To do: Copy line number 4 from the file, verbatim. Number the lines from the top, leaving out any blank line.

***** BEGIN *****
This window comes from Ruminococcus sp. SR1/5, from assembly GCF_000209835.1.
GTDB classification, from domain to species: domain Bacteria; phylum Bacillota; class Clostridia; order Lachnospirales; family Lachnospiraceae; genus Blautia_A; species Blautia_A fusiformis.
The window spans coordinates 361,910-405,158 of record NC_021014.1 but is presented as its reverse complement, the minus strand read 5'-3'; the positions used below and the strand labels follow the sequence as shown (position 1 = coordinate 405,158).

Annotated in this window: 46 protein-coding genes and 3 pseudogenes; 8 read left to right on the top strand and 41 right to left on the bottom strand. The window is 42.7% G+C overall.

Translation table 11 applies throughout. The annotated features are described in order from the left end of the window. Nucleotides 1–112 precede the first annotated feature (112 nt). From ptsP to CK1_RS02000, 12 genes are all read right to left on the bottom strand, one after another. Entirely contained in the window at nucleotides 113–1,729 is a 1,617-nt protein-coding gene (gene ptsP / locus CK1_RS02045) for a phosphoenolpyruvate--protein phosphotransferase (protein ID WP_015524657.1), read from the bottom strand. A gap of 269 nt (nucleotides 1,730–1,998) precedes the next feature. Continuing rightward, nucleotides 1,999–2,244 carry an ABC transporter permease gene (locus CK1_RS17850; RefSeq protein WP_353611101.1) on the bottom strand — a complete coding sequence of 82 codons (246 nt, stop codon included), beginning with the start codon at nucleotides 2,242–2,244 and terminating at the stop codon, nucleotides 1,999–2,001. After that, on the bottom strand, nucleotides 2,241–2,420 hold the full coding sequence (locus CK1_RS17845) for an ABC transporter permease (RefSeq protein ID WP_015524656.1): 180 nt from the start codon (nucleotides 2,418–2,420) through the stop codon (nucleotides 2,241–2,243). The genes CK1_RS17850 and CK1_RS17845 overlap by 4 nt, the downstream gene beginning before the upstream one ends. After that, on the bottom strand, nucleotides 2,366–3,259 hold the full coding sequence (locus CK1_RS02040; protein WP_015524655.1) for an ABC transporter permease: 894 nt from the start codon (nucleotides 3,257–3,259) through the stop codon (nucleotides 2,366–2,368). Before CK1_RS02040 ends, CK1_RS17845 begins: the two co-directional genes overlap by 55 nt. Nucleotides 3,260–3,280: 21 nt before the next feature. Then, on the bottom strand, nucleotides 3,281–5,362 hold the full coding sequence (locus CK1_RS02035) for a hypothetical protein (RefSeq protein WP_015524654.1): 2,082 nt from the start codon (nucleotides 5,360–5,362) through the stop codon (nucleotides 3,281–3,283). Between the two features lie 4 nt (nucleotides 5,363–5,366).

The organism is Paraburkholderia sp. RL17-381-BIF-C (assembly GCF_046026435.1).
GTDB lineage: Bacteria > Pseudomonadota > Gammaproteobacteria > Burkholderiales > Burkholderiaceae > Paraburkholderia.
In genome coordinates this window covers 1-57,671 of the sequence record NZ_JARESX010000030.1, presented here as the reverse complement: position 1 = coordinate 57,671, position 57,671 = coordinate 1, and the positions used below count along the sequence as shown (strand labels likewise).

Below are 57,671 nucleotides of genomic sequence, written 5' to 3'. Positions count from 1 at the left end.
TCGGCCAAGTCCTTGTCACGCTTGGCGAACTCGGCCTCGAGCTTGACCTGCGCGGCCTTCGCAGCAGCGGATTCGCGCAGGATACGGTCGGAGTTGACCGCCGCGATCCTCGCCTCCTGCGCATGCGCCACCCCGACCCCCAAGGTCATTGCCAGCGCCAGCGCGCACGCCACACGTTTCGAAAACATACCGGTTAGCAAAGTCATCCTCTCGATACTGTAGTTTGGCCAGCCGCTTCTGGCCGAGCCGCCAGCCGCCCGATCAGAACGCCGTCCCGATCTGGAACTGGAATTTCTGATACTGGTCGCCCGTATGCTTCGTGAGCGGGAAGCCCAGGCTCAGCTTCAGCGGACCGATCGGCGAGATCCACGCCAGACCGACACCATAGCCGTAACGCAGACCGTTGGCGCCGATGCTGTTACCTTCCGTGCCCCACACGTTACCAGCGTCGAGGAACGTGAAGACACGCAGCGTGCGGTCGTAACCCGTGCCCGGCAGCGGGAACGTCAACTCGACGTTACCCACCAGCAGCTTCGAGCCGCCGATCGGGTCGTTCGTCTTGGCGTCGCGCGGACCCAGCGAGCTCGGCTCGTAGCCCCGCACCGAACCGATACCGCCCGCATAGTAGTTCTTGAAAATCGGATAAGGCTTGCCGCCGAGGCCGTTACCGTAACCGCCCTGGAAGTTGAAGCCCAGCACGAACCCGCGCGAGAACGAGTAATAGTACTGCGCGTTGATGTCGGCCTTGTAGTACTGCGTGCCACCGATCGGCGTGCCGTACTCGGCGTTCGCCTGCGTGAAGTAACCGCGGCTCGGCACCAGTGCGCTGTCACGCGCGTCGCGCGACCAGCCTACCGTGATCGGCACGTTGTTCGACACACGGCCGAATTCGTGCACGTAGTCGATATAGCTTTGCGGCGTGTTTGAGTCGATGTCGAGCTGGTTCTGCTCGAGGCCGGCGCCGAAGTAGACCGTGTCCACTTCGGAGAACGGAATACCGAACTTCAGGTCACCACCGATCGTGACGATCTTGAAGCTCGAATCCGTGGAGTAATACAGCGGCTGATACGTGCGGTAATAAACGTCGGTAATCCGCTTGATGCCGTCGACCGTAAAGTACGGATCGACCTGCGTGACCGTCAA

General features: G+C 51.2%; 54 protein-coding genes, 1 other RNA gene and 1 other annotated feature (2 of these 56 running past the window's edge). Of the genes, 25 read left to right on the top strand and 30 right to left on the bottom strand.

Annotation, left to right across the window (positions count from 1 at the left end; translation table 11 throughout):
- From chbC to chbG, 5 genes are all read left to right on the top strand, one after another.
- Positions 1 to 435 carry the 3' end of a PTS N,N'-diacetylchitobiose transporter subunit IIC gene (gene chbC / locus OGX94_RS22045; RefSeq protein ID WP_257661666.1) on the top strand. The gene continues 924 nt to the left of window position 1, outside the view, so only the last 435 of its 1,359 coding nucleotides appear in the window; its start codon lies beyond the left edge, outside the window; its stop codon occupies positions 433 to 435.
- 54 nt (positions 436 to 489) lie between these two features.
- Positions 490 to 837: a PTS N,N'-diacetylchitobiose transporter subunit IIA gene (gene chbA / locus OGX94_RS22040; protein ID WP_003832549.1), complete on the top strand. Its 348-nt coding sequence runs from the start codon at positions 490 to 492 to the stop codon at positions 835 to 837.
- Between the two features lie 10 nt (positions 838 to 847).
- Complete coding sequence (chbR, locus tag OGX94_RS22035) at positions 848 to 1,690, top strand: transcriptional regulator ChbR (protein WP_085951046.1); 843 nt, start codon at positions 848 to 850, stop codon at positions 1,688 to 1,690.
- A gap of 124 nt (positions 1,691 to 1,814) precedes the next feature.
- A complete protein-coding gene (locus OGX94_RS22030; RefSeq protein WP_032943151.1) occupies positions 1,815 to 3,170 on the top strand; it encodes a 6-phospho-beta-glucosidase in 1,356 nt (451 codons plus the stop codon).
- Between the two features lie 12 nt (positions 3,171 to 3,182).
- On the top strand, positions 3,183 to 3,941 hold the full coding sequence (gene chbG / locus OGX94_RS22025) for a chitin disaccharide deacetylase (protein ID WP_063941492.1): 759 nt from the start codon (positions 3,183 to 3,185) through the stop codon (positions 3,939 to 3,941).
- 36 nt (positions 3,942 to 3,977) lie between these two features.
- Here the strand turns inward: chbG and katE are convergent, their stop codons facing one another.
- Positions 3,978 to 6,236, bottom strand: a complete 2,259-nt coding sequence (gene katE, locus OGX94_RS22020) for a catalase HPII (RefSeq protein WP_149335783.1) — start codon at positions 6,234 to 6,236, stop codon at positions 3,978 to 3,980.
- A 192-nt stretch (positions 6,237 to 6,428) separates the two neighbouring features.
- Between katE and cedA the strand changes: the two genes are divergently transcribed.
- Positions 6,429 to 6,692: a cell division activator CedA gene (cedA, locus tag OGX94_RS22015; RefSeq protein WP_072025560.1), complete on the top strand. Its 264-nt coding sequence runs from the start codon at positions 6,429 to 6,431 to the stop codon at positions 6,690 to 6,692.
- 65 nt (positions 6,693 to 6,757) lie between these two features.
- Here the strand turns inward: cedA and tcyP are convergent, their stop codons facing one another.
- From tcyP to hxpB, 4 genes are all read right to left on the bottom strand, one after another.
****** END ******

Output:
Annotated in this window: 46 protein-coding genes and 3 pseudogenes; 8 read left to right on the top strand and 41 right to left on the bottom strand. The window is 42.7% G+C overall.